JavaScript

# How to make a calculator program in JavaScript

If you are new to JavaScript or getting started with JavaScript, then it is best to start by implementing a small and easy calculator program. In this post, we are going to learn how to make a very basic yet functional calculator using JavaScript.

To take inputs and to display the output to the user, we are going to be using the prompt and the alert functions of the browser respectively.

There are two main ways of implementing the functionality of a calculator, first is by using the if-else statements, and the other way is to use the switch statements we are going to cover both of them.

## Step 1: Set up the environment

Create a new HTML file, link a script.js file using the script tag and execute the HTML file so that it runs on the browser, the script tag looks like this:

<script type="module" src="script.js"></script>

And the HTML file contains these lines:

<center>
<div><p>A simple calculator</p></div>
</center>

## Step 2: Writing the JavaScript code

The first thing we need to do in our JavaScript code, is to notify the user to input an operator (* , – , + , /). To do that, we create a new variable and prompt the user for a new input which will be placed in that variable:

const operatorVar = prompt("Enter the operator that you want to use (*, -, +, \ )");

Next step is to ask the user for the operands on which this operator will work, we do that using the following lines of code:

const operand1 = prompt("Enter the First Value");
const operand2 = prompt("Enter the Second Value");

We need to confirm that the user didn’t make any wrong inputs with the following lines of code:

function isDigit(input) {
var integer = true;
for (var char of input) {
if (char  `9`) {
integer = false;
}
}
return integer;
}
if (isDigit(operand1) == false) {
alert("Wrong input at operand 1| Not an integer Value");
}
if (isDigit(operand2) == false) {
alert("Wrong input at operand 2| Not an integer Value");
}

Next up, we need to check which operator was given by the user by using the if-else statements, perform the required operations and store the result in a new variable:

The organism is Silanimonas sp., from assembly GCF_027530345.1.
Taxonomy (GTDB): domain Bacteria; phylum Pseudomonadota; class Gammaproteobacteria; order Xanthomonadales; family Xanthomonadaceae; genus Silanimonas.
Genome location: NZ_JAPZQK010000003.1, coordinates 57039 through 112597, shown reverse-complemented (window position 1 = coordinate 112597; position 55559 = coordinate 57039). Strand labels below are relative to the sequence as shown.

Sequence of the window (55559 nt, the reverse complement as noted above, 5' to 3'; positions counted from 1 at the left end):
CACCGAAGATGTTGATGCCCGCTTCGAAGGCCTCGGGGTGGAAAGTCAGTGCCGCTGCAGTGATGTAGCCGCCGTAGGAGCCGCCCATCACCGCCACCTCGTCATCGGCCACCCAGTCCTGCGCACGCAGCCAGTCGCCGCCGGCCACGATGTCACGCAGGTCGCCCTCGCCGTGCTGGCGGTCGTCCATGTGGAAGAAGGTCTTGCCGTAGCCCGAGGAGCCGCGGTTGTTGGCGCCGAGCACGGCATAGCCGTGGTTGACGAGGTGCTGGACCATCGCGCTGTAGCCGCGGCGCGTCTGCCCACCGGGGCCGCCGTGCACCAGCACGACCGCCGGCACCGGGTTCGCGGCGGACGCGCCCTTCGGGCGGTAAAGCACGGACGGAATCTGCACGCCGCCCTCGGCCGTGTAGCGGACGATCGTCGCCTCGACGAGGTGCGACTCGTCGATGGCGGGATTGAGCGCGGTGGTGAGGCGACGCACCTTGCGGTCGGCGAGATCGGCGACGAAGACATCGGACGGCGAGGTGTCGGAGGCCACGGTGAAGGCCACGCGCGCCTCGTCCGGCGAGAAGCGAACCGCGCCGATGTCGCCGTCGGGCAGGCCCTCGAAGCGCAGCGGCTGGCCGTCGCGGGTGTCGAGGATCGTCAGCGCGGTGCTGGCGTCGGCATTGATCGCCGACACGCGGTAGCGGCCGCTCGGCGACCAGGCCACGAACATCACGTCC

if (operatorVar == "*") {
result = operand1 * operand2;
} else if (operatorVar == "-") {
result = operand1 - operand2;
} else if (operatorVar == "/") {
result = operand1 / operand2;
} else if (operatorVar == "+") {
result = parseInt(operand1) + parseInt(operand2);
}

We need to check for a wrong operator as well, for that we will simply use the else statement and alert the user that a wrong input was made:

else {
}

The last step is to display the result variable to the user using the alert dialogue box:

alert("The result is : " + result);

You are done with coding the calculator on JavaScript.

## Step 3: Testing the calculator

To test the calculator you just coded, simply run the HTML file and type in the prompt boxes as they appear as shown in the gif below: As you can see the test was a success because our calculator works perfectly fine, the complete Code snippet is as:

const operatorVar = prompt("Enter the operator that you want to use");

const operand1 = prompt("Enter the First Value");
if (isDigit(operand1) == false) {
alert("Wrong input at operand 1| Not an integer Value");
}
const operand2 = prompt("Enter the Second Value");
if (isDigit(operand2) == false) {
alert("Wrong input at operand 2| Not an integer Value");
}

var result;
if (operatorVar == "*") {
result = operand1 * operand2;
} else if (operatorVar == "-") {
result = operand1 - operand2;
} else if (operatorVar == "/") {
result = operand1 / operand2;
} else if (operatorVar == "+") {
result = parseInt(operand1) + parseInt(operand2);
} else {
}

alert("The result is : " + result);

function isDigit(input) {
var integer = true;
for (var char of input) {
if (char  `9`) {
integer = false;
}
}
return integer;
}

## Step 4: Using Switch instead of if-else

To use switch instead of if-else simple replace the if-else statements with the following lines of code:

switch (operatorVar) {
case "*":
result = operand1 * operand2;
break;
case "/":
result = operand1 / operand2;
break;
case "+":
result = parseInt(operand1) + parseInt(operand2);
break;
case "-":
result = operand1 - operand2;
break;
default:
break;
}

The complete code snippet is as:

const operatorVar = prompt("Enter the operator that you want to use");

const operand1 = prompt("Enter the First Value");
if (isDigit(operand1) == false) {
alert("Wrong input at operand 1| Not an integer Value");
}
const operand2 = prompt("Enter the Second Value");
if (isDigit(operand2) == false) {
alert("Wrong input at operand 2| Not an integer Value");
}

var result;switch (operatorVar) {
case "*":
result = operand1 * operand2;
break;
case "/":
result = operand1 / operand2;
break;
case "+":
result = parseInt(operand1) + parseInt(operand2);
break;
case "-":
result = operand1 - operand2;
break;
default:
break;
}

alert("The result is : " + result);

function isDigit(input) {
var integer = true;
for (var char of input) {
if (char  `9`) {
integer = false;
}
}
return integer;
}

All that is left now is to test this code, take a look at the gif below: That is it, you have coded a simple calculator using JavaScript.

## Conclusion

Learning a new language requires you to build real-life applications; when you are starting out with learning JavaScript, a calculator program is really useful and an easy way to get the hang of JavaScript. Today, in this post, we learned how to create a very basic calculator program using JavaScript by using both the if-else statements as well as the switch statements.